When a group of young Australians volunteered in Vanuatu on a cultural exchange, little did they realise how much the experience would change the way they see the world – and themselves.
A year after their return, members of the Young Australians – Cultural and Community Ambassadors (YACCA) group say the experience has given them the skills and confidence to take up a range of new opportunities.
“It definitely taught me about myself,” says 23-year-old Lilla Berry, whose experience on the YACCA initiative included working with local sporting and cultural organisations and teaching Ni-Vanuatu children about Australian indigenous culture.
“I found working with people is really integral to what I want to do,” says Lilla.
The primary school in Vanuatu where the YACCA volunteers worked adopts the Victorian curriculum, so the Ni-Vanuatu children had already been introduced to Australian indigenous culture in their lessons. Having the nine YACCA volunteers, seven of them indigenous Australians, share their cultural heritage firsthand brought the lessons to life.
Australian volunteers Nerylee and Amy warm up before a netball skills session with children from Natawa Junior and Secondary School.
The group of young Australians were hosted by the Vanuatu National Youth Council (VNYC) in collaboration with the Ministry of Youth and Sports, which aims to recognise and involve youth in development and decision-making processes. Selected through a competitive application process restricted to Australians aged 18-24, the YACCA volunteers were in Vanuatu for five weeks in mid-2015 under a pilot initiative of the Australian Volunteers for International Development (AVID) program funded by the Australian Government.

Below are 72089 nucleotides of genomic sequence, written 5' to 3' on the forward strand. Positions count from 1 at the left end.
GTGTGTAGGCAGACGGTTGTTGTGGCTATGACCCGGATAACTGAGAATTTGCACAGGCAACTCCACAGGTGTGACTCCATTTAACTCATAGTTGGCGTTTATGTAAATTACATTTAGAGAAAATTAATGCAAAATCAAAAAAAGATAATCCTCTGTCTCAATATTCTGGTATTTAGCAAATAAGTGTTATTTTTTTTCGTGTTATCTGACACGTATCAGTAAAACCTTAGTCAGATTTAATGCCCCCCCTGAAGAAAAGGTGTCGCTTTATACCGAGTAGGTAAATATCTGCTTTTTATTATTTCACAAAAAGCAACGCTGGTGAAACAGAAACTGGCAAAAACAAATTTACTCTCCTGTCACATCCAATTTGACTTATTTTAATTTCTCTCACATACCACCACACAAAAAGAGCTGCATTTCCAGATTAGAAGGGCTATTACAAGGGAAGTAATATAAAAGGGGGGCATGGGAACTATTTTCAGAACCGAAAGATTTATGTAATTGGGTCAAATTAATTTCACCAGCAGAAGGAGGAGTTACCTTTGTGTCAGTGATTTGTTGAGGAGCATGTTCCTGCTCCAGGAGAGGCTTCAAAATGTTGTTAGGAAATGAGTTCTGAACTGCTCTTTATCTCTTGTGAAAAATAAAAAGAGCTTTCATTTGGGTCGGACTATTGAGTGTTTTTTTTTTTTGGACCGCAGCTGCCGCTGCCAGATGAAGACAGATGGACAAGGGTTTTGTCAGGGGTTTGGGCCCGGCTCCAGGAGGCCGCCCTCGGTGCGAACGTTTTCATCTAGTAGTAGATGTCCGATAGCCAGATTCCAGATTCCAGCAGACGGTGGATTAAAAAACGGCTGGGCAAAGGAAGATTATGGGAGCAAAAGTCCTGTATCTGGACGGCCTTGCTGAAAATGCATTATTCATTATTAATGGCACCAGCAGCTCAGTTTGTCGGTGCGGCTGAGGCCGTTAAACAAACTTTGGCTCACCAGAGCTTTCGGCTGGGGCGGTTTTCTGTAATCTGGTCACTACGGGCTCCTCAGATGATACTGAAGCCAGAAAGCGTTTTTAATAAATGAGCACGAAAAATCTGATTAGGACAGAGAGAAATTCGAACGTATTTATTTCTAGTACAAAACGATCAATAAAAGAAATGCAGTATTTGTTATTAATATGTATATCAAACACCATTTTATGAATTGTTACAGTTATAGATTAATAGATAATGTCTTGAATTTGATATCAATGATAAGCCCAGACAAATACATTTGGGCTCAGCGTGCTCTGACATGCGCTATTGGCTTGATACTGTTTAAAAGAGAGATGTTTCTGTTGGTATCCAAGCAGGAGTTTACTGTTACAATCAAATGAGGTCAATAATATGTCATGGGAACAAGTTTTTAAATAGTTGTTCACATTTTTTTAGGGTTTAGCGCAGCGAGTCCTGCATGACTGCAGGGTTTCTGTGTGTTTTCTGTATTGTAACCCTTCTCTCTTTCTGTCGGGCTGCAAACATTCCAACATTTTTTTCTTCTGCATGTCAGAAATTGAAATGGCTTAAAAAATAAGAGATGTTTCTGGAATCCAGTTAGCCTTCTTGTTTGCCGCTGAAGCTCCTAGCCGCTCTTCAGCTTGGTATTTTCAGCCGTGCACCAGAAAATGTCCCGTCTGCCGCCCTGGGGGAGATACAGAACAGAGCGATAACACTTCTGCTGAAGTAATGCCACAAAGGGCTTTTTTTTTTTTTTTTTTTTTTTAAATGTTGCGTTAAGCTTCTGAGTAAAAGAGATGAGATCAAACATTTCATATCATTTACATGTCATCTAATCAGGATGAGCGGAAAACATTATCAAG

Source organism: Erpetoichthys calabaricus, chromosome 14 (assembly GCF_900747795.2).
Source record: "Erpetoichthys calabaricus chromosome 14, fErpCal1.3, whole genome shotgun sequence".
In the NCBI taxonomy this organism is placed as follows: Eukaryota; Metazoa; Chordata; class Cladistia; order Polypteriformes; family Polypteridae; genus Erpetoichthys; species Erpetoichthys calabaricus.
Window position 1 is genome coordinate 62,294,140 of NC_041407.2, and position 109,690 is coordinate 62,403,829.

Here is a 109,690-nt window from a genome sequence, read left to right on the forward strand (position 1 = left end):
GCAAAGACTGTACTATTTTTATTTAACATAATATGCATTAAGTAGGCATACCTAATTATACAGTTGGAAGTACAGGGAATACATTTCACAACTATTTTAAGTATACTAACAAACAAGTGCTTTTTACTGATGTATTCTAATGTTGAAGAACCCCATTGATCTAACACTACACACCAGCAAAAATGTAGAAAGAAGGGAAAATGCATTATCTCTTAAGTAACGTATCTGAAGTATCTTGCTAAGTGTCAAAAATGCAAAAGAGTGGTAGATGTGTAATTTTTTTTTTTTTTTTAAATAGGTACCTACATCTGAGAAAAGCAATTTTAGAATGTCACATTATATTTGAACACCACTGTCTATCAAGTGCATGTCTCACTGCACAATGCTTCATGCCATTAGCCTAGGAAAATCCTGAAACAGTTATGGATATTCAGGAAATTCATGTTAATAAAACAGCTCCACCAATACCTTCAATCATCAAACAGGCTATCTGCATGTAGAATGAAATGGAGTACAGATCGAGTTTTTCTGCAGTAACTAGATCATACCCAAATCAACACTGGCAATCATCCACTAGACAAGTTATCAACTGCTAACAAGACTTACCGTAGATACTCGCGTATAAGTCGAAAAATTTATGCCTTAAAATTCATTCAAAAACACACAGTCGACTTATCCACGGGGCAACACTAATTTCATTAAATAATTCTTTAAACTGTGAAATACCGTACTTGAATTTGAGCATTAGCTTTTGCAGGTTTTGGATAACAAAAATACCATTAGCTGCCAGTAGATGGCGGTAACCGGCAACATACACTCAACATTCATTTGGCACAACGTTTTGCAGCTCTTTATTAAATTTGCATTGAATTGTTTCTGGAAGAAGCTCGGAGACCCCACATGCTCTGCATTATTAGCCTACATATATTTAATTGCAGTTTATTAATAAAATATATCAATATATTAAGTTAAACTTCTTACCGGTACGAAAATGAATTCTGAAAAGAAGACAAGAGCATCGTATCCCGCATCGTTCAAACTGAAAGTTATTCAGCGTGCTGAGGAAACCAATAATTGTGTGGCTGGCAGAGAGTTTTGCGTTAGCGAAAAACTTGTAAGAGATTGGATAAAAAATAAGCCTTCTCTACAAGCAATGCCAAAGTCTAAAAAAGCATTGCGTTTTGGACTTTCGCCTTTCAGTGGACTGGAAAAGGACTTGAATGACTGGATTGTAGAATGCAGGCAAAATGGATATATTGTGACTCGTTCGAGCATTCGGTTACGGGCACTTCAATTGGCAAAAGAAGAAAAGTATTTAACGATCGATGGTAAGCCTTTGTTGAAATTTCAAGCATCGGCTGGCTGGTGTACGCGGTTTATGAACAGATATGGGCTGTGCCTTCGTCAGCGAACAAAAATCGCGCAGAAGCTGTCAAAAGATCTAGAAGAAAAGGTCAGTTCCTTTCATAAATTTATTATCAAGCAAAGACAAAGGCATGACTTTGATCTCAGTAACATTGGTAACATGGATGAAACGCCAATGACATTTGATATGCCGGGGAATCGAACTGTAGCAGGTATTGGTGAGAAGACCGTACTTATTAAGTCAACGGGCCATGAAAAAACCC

Local organisations were particularly motivated by the can-do attitude of the female YACCA
“Us girls got straight into cementing by hand, filling the trenches and doing things the girls don't do at all,” says YACCA volunteer Paige Costi.
“The Ni-Vanuatu girls all spoke about it heaps and I think it opened their eyes to what girls are also capable of doing as well as the boys,” she says.
Other local organisations saw the benefit of expanding sporting programs to reach more young people.
“It has helped our youth to see the importance of actively participating in various sports as a way to keep away from risky behaviours. Sharing stories has also helped young people see the opportunity they too have to give back to their communities,” said a representative from the VNYC.
The YACCA initiative, jointly implemented by Scope Global (a delivery partner of the AVID program) and AnglicareSA, encouraged the young Australians to understand the skills and assets that they already possessed and how these could be useful in different working environments. This knowledge has continued to motivate the volunteers.
Lilla has subsequently taken part in a leadership program with the YWCA and is applying to study community and sustainable development at university.